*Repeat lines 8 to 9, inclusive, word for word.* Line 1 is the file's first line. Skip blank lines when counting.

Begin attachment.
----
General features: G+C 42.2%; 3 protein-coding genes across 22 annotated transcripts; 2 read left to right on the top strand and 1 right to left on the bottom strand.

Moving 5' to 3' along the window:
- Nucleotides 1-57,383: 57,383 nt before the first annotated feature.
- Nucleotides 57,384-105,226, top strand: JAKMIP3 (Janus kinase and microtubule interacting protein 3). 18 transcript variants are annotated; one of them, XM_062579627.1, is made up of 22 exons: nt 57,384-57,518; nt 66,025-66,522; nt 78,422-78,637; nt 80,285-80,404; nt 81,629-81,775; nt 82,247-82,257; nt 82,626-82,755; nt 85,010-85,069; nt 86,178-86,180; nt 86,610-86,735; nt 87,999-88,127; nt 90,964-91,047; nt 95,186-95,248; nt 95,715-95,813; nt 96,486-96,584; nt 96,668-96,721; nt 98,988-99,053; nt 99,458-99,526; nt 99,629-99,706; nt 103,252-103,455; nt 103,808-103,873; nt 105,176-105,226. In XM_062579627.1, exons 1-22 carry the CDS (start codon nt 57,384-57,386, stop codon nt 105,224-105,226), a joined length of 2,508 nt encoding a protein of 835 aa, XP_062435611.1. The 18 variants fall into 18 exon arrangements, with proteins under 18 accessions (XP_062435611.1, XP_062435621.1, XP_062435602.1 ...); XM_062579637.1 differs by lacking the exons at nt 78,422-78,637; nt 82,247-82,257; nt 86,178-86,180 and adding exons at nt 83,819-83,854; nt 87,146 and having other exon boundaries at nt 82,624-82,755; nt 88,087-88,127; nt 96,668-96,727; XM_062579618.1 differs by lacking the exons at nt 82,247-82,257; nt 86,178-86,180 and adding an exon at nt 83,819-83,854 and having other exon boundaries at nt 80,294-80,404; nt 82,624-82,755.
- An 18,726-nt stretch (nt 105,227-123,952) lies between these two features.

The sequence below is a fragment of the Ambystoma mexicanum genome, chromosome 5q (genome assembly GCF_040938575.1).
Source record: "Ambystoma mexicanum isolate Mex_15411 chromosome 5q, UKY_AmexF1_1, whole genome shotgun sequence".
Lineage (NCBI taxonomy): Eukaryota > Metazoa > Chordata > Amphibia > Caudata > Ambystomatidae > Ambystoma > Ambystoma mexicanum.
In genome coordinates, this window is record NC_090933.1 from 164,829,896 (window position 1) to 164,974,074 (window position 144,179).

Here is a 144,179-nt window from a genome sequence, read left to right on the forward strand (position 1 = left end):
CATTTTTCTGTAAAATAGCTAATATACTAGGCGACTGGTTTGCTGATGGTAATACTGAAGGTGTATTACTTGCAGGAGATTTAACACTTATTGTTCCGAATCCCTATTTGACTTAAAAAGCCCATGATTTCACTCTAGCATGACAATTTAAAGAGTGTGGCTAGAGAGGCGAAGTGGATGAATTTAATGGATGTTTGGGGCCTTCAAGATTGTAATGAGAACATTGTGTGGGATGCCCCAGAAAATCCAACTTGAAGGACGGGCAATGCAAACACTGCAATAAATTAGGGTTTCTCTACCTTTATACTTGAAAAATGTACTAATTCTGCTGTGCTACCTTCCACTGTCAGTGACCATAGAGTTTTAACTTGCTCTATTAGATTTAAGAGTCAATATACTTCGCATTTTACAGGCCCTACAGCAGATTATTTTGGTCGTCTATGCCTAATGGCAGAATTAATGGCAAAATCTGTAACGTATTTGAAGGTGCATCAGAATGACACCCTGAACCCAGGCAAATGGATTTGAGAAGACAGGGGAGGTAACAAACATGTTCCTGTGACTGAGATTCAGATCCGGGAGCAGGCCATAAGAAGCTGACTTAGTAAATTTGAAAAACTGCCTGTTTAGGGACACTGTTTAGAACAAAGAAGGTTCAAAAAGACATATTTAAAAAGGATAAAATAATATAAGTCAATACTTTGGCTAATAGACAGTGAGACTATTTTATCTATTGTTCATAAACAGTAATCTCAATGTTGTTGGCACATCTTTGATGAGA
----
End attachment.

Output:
Lineage (NCBI taxonomy): Eukaryota > Metazoa > Chordata > Amphibia > Caudata > Ambystomatidae > Ambystoma > Ambystoma mexicanum.
In genome coordinates, this window is record NC_090933.1 from 164,829,896 (window position 1) to 164,974,074 (window position 144,179).